RHS launches largest scale plant collecting exercise to date

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RHS launches largest scale plant collecting exercise to date
  • Charity sets out to map UK’s 400,000 garden plants with help from the public
  • Bid to grow herbarium collection as new state of the art facilities open at RHS Hilltop
  • New plant specimens to sit alongside Darwin’s and enable study and identification

The Royal Horticultural Society (RHS) is embarking on its largest scale plant collecting exercise to date as it sets out to record all 400,000 thought to be growing in UK gardens and in the process discover those never before recorded or which were thought lost to cultivation.

As new state of the art laboratories open today at RHS Hilltop, the home of gardening science within RHS Garden Wisley, the charity has set itself the target of quadrupling the number of plants already in its herbarium – the largest UK herbarium dedicated to ornamental plants – whose oldest specimen dates back to 1731.

The 90,000 already in the collection are specially temperature, humidity and pest controlled within RHS Hilltop. The collection contains notable specimens such as a geranium from the site of the death of Napoleon III’s son, the Prince Imperial, and a wild potato collected by Charles Darwin during the Voyage of the Beagle. As some individual plants are represented by multiple specimens in the collection, the herbarium is still thought to include only 10% of those plants thought to be found in the UK, and a third of those that can be found at RHS Garden Wisley.

The collection is a vital permanent record of the UK’s remarkable horticultural heritage; underpinning the conservation of the unique diversity of the nation’s garden plants by linking to living collections, helping to unravel a plant’s origins and development, and as a resource for future breeding programmes which will increasingly focus on their role in helping to mitigate the impact of climate change.

Plant enthusiasts are in the process of being recruited at RHS Garden Wisley with applications opening at the RHS’ four other gardens in the next year – RHS Garden Hyde Hall in Essex, RHS Garden Harlow Carr in Yorkshire, RHS Garden Bridgewater in Salford and RHS Garden Rosemoor in Devon. Volunteers will help the herbarium team to select, collect, press, mount and record UK garden flora for the future, from RHS gardens, parks and gardens throughout the country. For more information visit www.rhs.org.uk.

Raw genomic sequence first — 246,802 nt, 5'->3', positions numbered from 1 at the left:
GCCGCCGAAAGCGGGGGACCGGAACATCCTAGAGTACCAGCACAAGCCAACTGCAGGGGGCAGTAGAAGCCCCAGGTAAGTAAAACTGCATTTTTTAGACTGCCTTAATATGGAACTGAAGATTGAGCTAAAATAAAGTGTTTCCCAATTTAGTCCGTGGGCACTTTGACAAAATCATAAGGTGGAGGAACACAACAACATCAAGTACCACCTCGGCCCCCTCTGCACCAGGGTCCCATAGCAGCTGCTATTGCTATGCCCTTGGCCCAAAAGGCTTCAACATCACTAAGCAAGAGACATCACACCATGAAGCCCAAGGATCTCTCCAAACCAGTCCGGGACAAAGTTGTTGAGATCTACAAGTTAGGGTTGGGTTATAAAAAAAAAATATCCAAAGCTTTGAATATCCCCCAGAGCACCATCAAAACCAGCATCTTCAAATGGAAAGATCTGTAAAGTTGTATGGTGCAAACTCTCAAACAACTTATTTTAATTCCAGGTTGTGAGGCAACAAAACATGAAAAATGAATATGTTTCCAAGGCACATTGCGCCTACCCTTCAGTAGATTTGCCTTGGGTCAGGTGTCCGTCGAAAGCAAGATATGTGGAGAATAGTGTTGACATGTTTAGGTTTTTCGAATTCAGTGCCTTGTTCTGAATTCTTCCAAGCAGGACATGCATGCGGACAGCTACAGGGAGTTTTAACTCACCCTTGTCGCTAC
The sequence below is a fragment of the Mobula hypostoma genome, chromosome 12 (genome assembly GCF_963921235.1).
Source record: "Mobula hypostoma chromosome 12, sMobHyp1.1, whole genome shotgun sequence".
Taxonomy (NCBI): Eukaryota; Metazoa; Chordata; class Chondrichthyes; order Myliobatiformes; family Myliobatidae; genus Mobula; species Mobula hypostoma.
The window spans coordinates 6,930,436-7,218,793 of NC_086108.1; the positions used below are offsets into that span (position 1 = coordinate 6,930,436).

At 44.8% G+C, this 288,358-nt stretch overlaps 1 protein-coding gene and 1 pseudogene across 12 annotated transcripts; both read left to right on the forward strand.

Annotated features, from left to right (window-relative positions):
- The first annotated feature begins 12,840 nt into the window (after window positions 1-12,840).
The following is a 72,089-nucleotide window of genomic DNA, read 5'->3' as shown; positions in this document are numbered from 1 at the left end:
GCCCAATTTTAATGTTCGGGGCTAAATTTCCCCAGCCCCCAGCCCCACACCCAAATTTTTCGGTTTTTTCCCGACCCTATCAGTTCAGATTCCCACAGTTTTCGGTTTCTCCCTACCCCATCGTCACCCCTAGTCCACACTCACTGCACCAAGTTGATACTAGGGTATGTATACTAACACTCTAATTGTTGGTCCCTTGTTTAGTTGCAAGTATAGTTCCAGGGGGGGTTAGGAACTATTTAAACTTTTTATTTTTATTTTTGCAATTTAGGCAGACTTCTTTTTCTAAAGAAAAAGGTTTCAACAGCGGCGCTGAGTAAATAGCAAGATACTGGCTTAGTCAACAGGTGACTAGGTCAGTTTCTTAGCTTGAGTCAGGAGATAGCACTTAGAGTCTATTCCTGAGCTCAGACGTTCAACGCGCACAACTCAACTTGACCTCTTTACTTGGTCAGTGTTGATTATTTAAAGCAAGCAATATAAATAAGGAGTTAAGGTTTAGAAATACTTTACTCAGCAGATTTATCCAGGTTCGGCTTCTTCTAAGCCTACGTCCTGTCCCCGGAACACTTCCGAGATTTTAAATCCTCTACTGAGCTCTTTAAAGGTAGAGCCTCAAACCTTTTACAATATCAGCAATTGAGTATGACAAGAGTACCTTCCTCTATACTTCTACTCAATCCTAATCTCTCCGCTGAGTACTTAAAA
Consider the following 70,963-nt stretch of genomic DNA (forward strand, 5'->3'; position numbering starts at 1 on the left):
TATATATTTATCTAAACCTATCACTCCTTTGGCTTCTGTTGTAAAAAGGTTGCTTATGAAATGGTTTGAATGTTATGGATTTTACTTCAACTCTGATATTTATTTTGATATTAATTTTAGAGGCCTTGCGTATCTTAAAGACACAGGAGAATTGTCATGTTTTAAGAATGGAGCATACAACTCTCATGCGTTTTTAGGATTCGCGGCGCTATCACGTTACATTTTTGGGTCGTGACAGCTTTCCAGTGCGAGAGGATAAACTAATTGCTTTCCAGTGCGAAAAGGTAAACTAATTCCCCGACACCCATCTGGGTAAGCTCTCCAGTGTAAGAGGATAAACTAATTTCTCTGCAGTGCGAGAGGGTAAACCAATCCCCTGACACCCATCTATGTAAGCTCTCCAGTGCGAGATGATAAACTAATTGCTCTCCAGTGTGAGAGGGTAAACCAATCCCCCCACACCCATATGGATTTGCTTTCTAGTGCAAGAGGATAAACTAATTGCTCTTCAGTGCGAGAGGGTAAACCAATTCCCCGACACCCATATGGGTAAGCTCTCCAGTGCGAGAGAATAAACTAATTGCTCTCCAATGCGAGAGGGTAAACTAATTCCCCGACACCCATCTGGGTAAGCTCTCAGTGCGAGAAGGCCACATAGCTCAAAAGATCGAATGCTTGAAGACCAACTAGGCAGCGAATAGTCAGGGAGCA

Yvette Harvey, Keeper of the RHS Herbarium, said: “Herbaria are to plants what a register is to a classroom and a timetable is to trains. Records such as these provide an important point of reference for what any given plant is and its uses – such as attraction to pollinators or ability to capture carbon. Mapping these treasures is no mean feat and one we hope the public will be all too keen to help us with.”

RHS Hilltop provides a climate controlled setting for the herbarium to be preserved for the future and increased storage capabilities. It is anticipated that on average 7000 new specimens will be added to the collection each year as the 14 volunteers are recruited. The work of the herbarium team – including its ongoing digitisation and improved accessibility – has been made possible thanks to a £4 million grant from the National Lottery Heritage Fund.

In addition to the herbarium, RHS Hilltop features a number of interactive exhibits for visitors to enjoy, bio-secure laboratories for the analysis of pests and disease and a home for our 28,000 horticultural books which demonstrate the long association of gardens and gardening in the UK.

For more information visit www.rhs.org.uk


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